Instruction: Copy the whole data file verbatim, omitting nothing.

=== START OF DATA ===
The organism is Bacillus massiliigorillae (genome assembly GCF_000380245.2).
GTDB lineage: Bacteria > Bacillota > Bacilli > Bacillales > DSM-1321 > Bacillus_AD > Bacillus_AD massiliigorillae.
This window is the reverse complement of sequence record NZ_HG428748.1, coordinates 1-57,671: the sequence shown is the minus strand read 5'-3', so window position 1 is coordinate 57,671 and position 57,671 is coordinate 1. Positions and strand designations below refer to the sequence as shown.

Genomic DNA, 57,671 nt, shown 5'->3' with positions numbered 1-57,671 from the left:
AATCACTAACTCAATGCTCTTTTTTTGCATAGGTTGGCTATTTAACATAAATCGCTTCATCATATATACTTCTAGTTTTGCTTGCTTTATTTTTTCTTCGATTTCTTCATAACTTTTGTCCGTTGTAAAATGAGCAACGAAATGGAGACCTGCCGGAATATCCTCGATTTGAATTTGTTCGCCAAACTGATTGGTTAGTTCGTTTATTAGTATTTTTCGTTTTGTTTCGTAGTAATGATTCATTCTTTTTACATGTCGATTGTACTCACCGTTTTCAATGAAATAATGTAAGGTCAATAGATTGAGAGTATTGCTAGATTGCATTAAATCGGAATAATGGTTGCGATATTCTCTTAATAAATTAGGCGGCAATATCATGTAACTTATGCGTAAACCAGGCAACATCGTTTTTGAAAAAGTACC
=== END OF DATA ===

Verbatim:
The organism is Bacillus massiliigorillae (genome assembly GCF_000380245.2).
GTDB lineage: Bacteria > Bacillota > Bacilli > Bacillales > DSM-1321 > Bacillus_AD > Bacillus_AD massiliigorillae.
This window is the reverse complement of sequence record NZ_HG428748.1, coordinates 1-57,671: the sequence shown is the minus strand read 5'-3', so window position 1 is coordinate 57,671 and position 57,671 is coordinate 1. Positions and strand designations below refer to the sequence as shown.

Genomic DNA, 57,671 nt, shown 5'->3' with positions numbered 1-57,671 from the left:
AATCACTAACTCAATGCTCTTTTTTTGCATAGGTTGGCTATTTAACATAAATCGCTTCATCATATATACTTCTAGTTTTGCTTGCTTTATTTTTTCTTCGATTTCTTCATAACTTTTGTCCGTTGTAAAATGAGCAACGAAATGGAGACCTGCCGGAATATCCTCGATTTGAATTTGTTCGCCAAACTGATTGGTTAGTTCGTTTATTAGTATTTTTCGTTTTGTTTCGTAGTAATGATTCATTCTTTTTACATGTCGATTGTACTCACCGTTTTCAATGAAATAATGTAAGGTCAATAGATTGAGAGTATTGCTAGATTGCATTAAATCGGAATAATGGTTGCGATATTCTCTTAATAAATTAGGCGGCAATATCATGTAACTTATGCGTAAACCAGGCAACATCGTTTTTGAAAAAGTACC